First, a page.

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Germany’s Hamburg and the Luther Trail


Hi, I’m Rick Steves, back with more
of the best of Europe. This time we’re enjoying
some under-appreciated corners of Germany,
both old and new. It’s Hamburg
and a whole lot more. Thanks for joining us. Germany is Europe’s
leading country in many ways. It dominates
Europe’s economy today and has long had a huge impact
on events shaping the continent. We’ll see that
by exploring Hamburg, its mighty port city, and then heading south to the stomping grounds
of a single monk who, 500 years ago,
changed the world. After enjoying Hamburg’s
inviting parks and lakes we’ll see how
its architecture ranges from some of Hitler’s left over
giant concrete bunkers to cutting-edge
modern buildings. We’ll explore a vibrant
counter-culture neighborhood. And, after marveling at
Hamburg’s vast warehouse district, we’ll take the best harbor tour
in Europe, sailing under its
striking new skyline capped by a towering
new concert hall. Then we’ll delve
into the places where Martin Luther kicked off
the Reformation 500 years ago, from the city
where he preached and taught to the castle in which he hid
out from the Holy Roman Emperor. We’ll learn about the chaos
he triggered along with the progress. Finally, for a contrast to all
that stern Protestantism, we’ll visit exuberantly
Catholic ürzburg and admire the elegance
of its Residenz, the palace of the prince
bishops of Franconia. In the heart of northern
Europe lies Germany. After touring Hamburg,
we head south to the Luther cities
of Wittenberg and Erfurt, and finish in ürzburg. Hamburg is Germany’s
second-largest city. Like other
“second cities” — Chicago, Glasgow,
St. Petersburg — it has a spirited pride. While yet to be discovered
by American travelers, it’s a popular destination
with Germans for its music, theater, and river-side energy. A century ago, Hamburg’s port was the third-largest
in the world, with strong connections
both east and west. Heavy damage in World War II devastated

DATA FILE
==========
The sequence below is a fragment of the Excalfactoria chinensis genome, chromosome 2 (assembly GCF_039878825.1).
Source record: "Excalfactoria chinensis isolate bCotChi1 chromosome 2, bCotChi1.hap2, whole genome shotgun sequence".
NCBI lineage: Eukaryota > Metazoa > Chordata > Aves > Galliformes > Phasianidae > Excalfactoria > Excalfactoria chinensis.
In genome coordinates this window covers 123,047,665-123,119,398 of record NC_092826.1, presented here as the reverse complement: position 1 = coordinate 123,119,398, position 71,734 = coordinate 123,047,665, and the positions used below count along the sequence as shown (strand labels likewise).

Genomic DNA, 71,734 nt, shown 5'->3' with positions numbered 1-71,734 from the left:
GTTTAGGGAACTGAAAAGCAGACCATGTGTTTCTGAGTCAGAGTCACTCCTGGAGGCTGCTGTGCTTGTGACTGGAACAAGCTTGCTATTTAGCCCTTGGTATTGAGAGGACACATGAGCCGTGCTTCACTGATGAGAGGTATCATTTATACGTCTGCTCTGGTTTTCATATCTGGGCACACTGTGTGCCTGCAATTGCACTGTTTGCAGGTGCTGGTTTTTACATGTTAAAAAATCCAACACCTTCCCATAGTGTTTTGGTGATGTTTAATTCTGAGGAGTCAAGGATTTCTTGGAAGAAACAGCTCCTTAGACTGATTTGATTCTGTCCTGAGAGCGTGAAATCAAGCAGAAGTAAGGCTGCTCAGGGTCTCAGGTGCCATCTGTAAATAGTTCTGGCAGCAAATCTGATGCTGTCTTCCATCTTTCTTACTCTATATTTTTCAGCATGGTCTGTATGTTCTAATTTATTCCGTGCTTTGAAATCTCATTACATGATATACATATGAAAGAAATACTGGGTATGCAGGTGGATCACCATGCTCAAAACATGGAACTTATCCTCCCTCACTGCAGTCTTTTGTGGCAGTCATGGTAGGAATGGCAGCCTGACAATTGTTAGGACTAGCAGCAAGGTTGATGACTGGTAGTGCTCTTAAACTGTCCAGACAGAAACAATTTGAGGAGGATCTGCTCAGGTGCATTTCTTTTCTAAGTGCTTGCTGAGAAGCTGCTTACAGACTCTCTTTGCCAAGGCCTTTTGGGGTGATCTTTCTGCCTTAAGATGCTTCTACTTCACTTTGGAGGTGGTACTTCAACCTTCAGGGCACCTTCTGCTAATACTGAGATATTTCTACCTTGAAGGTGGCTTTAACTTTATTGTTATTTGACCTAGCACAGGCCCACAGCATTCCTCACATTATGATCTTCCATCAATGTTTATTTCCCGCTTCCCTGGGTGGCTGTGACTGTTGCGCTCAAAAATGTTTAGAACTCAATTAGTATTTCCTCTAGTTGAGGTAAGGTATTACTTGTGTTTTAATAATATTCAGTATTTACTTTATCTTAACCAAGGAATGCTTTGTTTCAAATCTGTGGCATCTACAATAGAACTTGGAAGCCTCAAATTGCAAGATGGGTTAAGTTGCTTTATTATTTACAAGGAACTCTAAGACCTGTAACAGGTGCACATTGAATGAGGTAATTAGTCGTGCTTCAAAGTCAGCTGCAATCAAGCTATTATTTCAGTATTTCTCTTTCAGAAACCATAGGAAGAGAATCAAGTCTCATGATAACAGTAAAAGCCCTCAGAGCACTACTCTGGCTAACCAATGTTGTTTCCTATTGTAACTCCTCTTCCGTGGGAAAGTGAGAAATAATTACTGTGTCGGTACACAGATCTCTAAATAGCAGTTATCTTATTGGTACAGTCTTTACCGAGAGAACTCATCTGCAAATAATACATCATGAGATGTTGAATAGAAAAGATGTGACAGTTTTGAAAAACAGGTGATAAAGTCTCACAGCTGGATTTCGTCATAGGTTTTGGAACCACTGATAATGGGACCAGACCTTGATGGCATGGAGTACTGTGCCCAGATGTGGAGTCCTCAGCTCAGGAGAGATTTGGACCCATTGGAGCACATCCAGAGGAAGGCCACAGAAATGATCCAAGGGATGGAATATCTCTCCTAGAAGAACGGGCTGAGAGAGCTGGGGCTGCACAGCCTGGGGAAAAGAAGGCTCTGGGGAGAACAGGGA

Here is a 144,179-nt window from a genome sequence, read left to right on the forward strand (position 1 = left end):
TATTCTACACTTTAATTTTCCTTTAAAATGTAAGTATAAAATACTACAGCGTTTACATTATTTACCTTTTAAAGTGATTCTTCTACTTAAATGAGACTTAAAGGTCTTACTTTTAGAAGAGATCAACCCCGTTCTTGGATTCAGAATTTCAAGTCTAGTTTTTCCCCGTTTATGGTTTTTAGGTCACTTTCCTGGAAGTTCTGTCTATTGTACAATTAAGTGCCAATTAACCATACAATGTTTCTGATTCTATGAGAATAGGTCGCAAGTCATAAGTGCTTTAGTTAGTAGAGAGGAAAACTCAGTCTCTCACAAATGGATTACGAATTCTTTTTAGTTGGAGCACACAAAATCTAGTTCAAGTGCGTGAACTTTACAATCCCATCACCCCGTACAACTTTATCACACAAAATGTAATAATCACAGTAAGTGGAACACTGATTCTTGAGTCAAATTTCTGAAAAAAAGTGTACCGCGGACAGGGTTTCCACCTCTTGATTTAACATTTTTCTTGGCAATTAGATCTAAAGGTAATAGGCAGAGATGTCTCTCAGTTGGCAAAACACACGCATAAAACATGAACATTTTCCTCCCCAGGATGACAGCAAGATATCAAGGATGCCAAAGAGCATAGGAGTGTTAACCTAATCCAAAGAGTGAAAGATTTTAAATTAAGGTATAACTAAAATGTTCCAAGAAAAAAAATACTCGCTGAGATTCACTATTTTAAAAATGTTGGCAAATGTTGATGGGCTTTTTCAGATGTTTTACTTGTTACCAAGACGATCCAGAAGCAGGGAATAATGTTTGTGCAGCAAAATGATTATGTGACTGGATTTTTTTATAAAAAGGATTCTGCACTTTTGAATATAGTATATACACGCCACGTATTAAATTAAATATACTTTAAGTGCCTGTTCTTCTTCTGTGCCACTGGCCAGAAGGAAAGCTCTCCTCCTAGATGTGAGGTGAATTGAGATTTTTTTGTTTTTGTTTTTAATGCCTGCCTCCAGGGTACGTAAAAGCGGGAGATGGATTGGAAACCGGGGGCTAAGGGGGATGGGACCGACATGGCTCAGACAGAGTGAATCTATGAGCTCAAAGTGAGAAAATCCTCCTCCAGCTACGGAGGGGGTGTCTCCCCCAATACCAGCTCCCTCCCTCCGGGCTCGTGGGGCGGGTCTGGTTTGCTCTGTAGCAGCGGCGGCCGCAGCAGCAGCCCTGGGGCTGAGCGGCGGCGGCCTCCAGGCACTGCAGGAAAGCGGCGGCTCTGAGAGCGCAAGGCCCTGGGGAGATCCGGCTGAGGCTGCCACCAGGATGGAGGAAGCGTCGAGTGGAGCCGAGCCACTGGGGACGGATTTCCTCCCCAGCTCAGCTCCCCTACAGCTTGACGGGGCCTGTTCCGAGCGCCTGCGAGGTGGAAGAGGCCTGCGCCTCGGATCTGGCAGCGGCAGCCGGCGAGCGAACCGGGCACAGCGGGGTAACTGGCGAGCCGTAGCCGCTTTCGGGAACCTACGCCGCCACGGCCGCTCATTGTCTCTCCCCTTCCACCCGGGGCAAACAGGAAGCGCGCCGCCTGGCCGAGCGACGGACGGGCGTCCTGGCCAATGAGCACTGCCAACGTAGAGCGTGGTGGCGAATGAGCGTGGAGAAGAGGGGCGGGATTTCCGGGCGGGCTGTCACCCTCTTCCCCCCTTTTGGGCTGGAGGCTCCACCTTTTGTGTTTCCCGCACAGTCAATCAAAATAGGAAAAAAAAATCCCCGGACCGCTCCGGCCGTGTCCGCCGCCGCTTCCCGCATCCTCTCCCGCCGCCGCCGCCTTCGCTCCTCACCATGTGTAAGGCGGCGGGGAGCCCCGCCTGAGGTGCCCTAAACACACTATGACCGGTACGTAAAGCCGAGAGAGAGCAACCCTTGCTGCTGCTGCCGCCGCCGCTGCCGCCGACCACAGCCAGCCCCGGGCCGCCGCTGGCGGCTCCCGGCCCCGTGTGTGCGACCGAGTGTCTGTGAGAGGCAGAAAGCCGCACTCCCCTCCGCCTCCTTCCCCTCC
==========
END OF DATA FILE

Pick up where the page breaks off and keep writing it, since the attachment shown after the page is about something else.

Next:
its commercial center. During the Cold War
which followed, trade to the east was cut off. Port traffic dwindled,
and so did the city’s influence. But Hamburg’s been
enthusiastically rebuilt and, since the reunification
of Germany just a generation ago, it’s gaining back
its former status as a leading trade center. And it’s become one of Germany’s
most desirable places to live. The city’s delightful lakes
were created in the Middle Ages when townsfolk built a mill
that dammed the local river. Back in the 1950s, a law guaranteed
public access to the lake for everyone,
and today, peaceful paths and bike lanes
are a hit with locals. On a nice day, the lake
is dotted with sailboats. On the far side,
lush inlets reach into fancy residential neighborhoods. Along with plenty
of downtown parkland, the lakes provide Hamburg —
one of Germany’s greenest cities —
with an elegant promenade that comes complete with
top-of-the-line shops. Just a block away,
its massive city hall, built in the 19th century,
overlooks the lively scene. It’s flanked by graceful arcades and surrounded by
plenty of commerce. Its bold architecture
and maritime atmosphere gives this northern-most
Germany city an almost Scandinavian feel. With its trading heritage
and a strong economy, Hamburg’s downtown
showcases a wealthy city that rose like a phoenix
from a terrible recent past. You’d hardly know
that this was one of the most heavily bombed cities
in Germany in World War II. With its strategic port,
munitions factories, and transportation links, Hamburg was a prime target
for Allied bombers. American and British commanders
had an innovative plan with a horrific goal. Its name? Operation Gomorrah. On July 27, 1943,
they hit targets first with explosive bombs
to open roofs, break water mains,
and tear up streets. The purpose? To make it hard
for firefighters to respond. Then came a hellish onslaught
of incendiary bombs. -And the city of Hamburg…
-700 bombers concentrated their attack on
a relatively small area. The result was a firestorm
never seen before. The intensity of the bombs
actually created a tornado of raging flames
reaching horrific temperatures. Thousands suffocated inside
their air-raid shelters and those outside were
sucked off their feet, disappearing up into
the fiery vortex. In three hours, the inferno
killed over 35,000 people, left hundreds
of thousands homeless, and reduced eight square miles
of Hamburg to rubble and ashes. Somehow the towering spire
of St. Nicholas Church survived the bombing. It and the ruins
of the church itself are now a memorial,
left to commemorate those lost and to remind future generations
of the horrors of war. Where the original altar
once stood is now a simple yet poignant concrete
altar by Oskar Kokoschka. The memorial’s
underground museum quietly tells the story. You’ll see scorched
and melted fragments demonstrating the heat
of the firestorm and examples of the futility of trying to survive
such a bombing. The museum also shows